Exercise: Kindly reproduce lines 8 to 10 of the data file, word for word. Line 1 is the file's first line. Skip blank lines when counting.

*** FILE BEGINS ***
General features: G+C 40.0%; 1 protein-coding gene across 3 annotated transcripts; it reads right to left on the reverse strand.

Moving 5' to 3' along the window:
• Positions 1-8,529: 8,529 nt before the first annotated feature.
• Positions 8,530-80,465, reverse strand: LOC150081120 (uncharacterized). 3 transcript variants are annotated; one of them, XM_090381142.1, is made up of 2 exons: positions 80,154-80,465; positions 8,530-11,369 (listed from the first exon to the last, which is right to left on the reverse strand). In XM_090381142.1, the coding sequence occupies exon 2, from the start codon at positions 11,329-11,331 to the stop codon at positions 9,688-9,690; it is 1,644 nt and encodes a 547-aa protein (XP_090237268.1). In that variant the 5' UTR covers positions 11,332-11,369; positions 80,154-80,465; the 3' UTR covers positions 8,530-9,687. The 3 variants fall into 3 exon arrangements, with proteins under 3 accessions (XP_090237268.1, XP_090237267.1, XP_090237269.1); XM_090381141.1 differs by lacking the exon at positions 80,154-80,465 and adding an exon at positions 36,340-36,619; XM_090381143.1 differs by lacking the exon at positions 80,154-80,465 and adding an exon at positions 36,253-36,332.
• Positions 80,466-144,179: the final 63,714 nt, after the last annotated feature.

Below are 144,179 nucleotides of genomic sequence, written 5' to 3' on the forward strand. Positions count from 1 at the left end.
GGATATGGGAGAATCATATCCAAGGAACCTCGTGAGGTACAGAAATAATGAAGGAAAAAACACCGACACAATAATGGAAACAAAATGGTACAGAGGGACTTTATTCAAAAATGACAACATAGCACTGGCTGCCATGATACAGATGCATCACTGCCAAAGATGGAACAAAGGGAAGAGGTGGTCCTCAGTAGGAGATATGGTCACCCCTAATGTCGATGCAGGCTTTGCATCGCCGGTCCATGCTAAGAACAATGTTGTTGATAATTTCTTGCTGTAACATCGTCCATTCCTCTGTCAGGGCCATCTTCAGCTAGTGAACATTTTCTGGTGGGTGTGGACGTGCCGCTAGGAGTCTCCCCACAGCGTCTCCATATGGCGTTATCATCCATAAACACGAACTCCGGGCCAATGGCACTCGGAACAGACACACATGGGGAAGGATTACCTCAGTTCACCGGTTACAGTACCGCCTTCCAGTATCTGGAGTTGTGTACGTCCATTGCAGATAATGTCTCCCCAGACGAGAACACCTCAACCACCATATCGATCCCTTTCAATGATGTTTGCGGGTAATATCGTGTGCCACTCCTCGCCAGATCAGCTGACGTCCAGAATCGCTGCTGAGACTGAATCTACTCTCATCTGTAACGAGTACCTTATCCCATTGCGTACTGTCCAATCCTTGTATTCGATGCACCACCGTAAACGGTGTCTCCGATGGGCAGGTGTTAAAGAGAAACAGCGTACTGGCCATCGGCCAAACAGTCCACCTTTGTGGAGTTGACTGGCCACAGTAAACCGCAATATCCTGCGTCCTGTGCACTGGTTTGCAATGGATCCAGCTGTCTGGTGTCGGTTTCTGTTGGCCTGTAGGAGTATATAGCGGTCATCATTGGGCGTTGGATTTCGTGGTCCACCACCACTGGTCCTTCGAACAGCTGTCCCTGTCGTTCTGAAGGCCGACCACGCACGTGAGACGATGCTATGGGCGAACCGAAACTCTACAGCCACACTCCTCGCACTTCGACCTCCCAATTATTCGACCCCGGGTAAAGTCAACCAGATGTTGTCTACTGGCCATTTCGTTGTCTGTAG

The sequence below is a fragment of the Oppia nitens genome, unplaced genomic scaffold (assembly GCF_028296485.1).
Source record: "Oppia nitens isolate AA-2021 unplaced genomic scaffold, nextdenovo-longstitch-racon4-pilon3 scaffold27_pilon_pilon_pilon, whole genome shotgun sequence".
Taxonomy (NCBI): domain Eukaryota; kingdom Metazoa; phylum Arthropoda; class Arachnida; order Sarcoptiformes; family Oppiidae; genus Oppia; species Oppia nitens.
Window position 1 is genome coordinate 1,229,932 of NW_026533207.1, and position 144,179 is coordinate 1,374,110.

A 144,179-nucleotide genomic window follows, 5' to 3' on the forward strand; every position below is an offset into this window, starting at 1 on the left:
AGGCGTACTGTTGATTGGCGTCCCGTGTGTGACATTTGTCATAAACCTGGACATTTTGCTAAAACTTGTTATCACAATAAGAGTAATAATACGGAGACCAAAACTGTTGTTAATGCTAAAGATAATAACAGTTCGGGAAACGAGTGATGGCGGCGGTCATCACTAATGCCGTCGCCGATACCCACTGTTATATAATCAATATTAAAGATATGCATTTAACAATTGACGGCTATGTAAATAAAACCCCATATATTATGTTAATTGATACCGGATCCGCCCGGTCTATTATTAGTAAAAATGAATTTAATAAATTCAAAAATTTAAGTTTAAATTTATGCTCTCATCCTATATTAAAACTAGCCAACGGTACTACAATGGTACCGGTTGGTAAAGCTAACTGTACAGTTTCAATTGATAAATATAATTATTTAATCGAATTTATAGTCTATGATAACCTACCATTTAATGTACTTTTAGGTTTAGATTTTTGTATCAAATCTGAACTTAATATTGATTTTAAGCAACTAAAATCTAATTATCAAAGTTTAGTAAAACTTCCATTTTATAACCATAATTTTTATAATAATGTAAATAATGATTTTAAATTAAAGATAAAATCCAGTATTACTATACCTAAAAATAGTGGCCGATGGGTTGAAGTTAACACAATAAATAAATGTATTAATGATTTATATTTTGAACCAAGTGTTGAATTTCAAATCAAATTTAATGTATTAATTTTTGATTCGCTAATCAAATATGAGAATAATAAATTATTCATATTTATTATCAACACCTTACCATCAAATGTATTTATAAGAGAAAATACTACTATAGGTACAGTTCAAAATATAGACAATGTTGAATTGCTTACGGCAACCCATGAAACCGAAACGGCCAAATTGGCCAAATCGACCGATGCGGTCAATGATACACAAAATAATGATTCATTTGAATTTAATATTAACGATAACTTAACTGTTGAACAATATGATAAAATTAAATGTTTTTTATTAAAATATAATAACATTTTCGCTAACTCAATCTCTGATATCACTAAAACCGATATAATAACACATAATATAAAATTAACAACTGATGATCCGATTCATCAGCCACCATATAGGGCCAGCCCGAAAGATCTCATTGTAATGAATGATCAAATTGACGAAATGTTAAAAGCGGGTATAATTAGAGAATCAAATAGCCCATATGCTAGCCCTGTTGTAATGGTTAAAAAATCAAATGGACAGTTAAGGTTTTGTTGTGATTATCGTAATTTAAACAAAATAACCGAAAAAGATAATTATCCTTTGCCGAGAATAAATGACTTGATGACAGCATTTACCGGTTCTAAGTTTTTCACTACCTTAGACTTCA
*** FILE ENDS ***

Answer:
The sequence below is a fragment of the Oppia nitens genome, unplaced genomic scaffold (assembly GCF_028296485.1).
Source record: "Oppia nitens isolate AA-2021 unplaced genomic scaffold, nextdenovo-longstitch-racon4-pilon3 scaffold27_pilon_pilon_pilon, whole genome shotgun sequence".
Taxonomy (NCBI): domain Eukaryota; kingdom Metazoa; phylum Arthropoda; class Arachnida; order Sarcoptiformes; family Oppiidae; genus Oppia; species Oppia nitens.